Perth, Australia | Member Since 2013
If that friend was a fan of pulpy, pop-corn zombie horror with gore, action and a cast of generally troubled high schoolers then yes,
Hissers is fairly standard within the zombie/survival horror subgenre with enough cliches and tropes to be farmiliar along side some interesting new takes and a genuinely engaging cast of characters (though they do get a little whiny and annoying at times throughout)
It is also a lot of fun to listen to. If you are already a fan of the genre you will like Hissers, but it probably wont convert you if you aren't already itching for some bloodthirsty zombie action.
Hissers also feels geared more towards a teenage/young adult audience than a straight up adult horror but it doesn't lack for want of gore, violence and horror
Yes - I have a lot of friends who are horror/zombie fans
There were times when his readings of various characters was a little flat and homogenized and could have done with a little more variation, but was fine overall.
absolutely, though visually I can't help but think hunger-games vs lord of the flies...
Hissers was fun, comfortably farmiliar zombie horror with enough turns and departures from the standards to keep it interesting and entertaining.
I wouldn't really encourage anyone to read it - but I suppose if you drooled over the Monster Hunter series and their likes, and were desperate for something to fill the gap between books then this may be just passable ? mostly not though.
Go read something by Jim Butcher instead.
If this is an example of his typical writing, then no.
More or less, His narration was mostly fine though he did seem to struggle with keeping several character voices consistent. Voorhies is generally a solid narrator
The senators son is terribly written though his existence was purely for the motivations of other characters...
Look, in short- its a bad book : pacing is off, dialogue is often clunky or sophmoric and it's overly long and incredibly boring.
The focus jumps between juvenile military training sequences and locker room antics, awfully written romance sub-plots and something that might be comparable to a political thriller if it were written by a teenager with no political knowledge.
It's also incredibly heavy handed, full of forgettable characters and with a length of about 10 hours it barely manages to include 2 combat sequences (3 if you count a play fight that involves a joke about werewolf boobs).
For a book sub titled Monster squad that includes an opening narration about the struggles of the people who fight in the shadows to keep us safe from things that go bump in the night there is very little bumping (though there is a fair amount of sex,sex-talk and sex jokes if that's what you look for in a horror/military thriller). What there actually is of monsters and their like is for the most part poorly imagined cliché's of the usual suspects of recent monster movie history.
It also doesn't actually end: its closing pages are merely there to set up the continuing storyline of the on-going series so don't expect a nice resolution to what little plot there is.
Once again, its just a bad book. honestly give it a miss
Yes - while year zero has a very specific kind of humour to it, relating to a particular sub-set of tech/nerd culture it wont appeal to everyone - but it really did to me.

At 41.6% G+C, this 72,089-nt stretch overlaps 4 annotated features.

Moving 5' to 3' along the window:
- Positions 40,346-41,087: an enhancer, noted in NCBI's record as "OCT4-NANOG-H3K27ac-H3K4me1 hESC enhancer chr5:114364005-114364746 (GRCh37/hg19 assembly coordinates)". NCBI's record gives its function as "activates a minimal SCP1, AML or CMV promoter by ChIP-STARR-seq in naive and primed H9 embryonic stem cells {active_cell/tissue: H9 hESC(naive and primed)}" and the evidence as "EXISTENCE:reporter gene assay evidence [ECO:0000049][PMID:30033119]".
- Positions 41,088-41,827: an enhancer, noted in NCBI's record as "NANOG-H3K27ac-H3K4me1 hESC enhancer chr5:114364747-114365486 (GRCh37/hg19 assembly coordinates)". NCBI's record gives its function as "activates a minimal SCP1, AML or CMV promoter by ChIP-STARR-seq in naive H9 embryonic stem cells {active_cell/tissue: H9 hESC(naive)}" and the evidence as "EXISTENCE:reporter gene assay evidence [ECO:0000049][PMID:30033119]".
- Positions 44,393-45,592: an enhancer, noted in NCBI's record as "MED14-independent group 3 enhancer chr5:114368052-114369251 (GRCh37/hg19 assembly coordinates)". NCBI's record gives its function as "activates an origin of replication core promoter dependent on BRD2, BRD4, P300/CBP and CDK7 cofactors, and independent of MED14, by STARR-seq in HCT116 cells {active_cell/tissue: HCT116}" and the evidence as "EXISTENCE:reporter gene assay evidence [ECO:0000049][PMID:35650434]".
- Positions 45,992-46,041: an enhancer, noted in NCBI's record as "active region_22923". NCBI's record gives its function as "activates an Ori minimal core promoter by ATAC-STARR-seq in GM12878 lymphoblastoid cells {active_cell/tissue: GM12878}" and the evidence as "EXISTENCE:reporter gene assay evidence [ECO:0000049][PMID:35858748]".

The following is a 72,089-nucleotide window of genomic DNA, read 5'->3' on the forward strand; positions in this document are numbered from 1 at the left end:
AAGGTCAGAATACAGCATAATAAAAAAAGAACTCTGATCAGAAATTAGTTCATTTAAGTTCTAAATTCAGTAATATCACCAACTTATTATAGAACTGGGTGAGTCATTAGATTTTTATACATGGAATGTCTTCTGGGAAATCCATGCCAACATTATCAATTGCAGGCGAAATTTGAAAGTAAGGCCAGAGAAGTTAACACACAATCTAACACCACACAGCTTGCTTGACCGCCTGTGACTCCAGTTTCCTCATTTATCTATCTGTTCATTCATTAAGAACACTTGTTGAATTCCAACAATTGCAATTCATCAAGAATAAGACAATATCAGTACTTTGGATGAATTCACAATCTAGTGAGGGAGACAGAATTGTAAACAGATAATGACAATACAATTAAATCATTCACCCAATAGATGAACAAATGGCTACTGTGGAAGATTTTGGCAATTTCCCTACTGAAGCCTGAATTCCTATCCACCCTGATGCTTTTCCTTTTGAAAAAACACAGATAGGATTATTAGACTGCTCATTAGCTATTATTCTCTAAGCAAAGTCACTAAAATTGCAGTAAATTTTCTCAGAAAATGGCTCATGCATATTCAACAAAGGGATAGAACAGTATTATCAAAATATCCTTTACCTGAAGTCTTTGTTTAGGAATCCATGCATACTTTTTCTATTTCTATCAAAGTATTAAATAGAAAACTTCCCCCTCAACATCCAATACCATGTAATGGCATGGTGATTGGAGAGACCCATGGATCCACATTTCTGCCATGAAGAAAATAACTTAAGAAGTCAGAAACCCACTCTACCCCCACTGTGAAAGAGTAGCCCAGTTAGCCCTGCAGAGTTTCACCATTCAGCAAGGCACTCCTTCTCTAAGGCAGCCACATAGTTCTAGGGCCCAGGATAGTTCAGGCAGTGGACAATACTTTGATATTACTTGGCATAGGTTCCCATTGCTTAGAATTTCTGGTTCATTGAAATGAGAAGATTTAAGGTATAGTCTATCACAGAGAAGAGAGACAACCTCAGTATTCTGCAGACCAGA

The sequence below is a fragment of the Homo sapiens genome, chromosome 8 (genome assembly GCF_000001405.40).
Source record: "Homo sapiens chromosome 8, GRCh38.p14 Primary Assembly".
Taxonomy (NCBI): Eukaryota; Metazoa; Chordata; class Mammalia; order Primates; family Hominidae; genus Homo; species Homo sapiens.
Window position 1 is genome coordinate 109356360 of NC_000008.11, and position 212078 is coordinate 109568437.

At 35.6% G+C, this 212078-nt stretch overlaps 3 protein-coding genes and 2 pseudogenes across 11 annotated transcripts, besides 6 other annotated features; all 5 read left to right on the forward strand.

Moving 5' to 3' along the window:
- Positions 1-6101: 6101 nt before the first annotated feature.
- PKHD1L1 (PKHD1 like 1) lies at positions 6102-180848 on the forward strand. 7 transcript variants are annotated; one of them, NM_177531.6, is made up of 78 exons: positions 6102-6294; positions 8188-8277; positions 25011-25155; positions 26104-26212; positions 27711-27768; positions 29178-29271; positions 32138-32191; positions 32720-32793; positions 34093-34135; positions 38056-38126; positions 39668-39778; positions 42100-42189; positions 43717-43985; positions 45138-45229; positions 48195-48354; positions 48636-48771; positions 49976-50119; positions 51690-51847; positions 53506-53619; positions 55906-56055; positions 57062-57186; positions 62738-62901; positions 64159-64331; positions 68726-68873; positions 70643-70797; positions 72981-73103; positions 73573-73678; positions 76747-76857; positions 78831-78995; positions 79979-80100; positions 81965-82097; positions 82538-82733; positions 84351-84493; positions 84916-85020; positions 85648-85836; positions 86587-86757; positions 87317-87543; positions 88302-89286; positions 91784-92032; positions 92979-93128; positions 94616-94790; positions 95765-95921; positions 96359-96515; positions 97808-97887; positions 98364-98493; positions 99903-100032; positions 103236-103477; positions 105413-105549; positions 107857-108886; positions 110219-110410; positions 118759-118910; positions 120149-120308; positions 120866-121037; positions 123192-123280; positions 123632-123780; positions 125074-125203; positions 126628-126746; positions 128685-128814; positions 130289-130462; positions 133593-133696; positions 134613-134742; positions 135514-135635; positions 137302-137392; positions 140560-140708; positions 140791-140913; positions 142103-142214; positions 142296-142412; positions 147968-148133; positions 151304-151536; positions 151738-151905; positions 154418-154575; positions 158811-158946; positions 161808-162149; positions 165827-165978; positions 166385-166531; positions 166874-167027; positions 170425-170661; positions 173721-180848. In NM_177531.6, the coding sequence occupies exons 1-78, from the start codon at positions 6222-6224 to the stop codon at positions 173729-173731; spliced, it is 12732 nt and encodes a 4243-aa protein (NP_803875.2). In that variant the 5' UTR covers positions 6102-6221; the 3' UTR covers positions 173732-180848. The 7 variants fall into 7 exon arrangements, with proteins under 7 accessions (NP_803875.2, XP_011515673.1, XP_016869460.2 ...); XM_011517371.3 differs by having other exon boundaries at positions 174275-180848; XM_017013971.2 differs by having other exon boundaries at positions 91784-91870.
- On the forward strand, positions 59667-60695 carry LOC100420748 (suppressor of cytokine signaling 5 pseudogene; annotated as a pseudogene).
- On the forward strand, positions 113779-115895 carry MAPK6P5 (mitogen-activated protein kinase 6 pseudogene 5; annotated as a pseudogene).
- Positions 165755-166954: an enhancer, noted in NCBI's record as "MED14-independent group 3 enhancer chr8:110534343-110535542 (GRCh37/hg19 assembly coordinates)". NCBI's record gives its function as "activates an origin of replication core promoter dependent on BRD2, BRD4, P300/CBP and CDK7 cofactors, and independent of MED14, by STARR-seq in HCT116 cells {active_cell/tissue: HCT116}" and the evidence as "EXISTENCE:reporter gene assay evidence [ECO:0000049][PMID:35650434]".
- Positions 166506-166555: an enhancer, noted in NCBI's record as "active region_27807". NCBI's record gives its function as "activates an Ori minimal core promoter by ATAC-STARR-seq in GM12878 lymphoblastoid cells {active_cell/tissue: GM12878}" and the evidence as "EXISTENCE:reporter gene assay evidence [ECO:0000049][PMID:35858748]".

If you appreciate the likes of hitchhikers guide to the galaxy and absurd premises that happen to include a great deal of focus on actual copyright law and music piracy then Year Zero is both entertaining and a little informative.
Yes - his humour is dry, intelligent and more than a little silly and as such enough to make me interested to read/listen to more of his books
While I enjoyed the narrators portrayal of Nick, the central characer, I also really enjoyed his readings of Carly and Frampton and a number of the books smaller, outlandish characters. Hodgman is a great performer and had brought a wide range of characters to life.
Yes- a relaxed, easy listen with plenty of humour and amusing characters who make up for the occasionally wavering plot. Year Zero is a genuinely fun listen that got me through a number of long commutes to and from work. Would definitely reccomend
Year Zero is the kind of book that will appeal to a specific group of people, and while not everyone will appreciate the subject matter and humour, those who do will get a great deal of enjoyment out of it. Year Zero is easy to listen to tech/nerd/sci fi humour
a great performance by the narrator
yes, I enjoyed Origin - his writing style is laid back and easy to listen to.
Better the Devil you know
Orign really was a lot of fun to listen to. I bought it after a quick look at the title and synopsis, and I am glad I did. It is a simple enough story with hints at a larger mythology. It is (and I mean this in a good way) a popcorn creature feature technothriller. Its central character is both likable and easy to empathise with, if not a little too 'all around nice guy'.
The creature in question 'Bub' is a great, menacing creation. Origin has some great horror moments balanced by relatively fast-paced action and storytelling.
Though the story pans out more or less as you'd expect (and yes, a few moments of predictability and genre cliches), Origin is genuinely a fun listen with interesting characters and good imagery. It even takes a couple of unexpected turns, and delves into some interesting pholisophical subject matter.
Konrath reads a little like Lincon Child (particuarly the Relic) story wise, and shades of a simpler Chriton... it isn't perfect, but it really is entertaining.
Short version;If you enjoy occult/creature feature horror with a dash of sci-fi - you will enjoy Origin. And it's begging to be made into a movie.
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